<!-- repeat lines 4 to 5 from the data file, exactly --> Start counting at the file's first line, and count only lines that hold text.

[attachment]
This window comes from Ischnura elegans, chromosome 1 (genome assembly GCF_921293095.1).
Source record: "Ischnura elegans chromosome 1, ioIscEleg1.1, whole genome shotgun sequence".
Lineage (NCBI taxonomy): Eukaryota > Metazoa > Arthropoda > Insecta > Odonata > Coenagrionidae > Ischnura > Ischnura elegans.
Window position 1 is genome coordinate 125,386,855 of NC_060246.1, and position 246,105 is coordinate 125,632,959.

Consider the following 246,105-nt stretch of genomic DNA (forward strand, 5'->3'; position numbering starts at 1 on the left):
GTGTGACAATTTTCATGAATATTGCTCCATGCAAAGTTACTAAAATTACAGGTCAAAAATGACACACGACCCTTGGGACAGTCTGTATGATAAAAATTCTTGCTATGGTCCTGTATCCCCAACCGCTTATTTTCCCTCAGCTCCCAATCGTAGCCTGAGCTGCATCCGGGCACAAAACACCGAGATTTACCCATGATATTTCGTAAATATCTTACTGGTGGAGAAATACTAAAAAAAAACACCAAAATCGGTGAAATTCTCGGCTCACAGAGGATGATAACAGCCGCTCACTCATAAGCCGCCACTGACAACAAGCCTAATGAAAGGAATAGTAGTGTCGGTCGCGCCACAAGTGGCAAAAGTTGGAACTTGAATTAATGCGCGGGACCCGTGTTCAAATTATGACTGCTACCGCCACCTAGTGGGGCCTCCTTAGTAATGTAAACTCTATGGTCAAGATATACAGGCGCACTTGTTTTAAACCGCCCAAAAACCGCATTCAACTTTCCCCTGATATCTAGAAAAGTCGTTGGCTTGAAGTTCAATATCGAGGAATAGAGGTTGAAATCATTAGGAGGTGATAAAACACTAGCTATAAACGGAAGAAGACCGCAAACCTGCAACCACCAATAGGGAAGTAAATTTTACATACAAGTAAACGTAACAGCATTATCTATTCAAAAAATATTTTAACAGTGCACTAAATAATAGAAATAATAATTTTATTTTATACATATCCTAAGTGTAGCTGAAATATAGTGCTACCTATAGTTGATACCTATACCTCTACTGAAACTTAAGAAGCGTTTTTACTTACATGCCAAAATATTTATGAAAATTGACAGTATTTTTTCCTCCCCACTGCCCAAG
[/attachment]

Window position 1 is genome coordinate 125,386,855 of NC_060246.1, and position 246,105 is coordinate 125,632,959.

Consider the following 246,105-nt stretch of genomic DNA (forward strand, 5'->3'; position numbering starts at 1 on the left):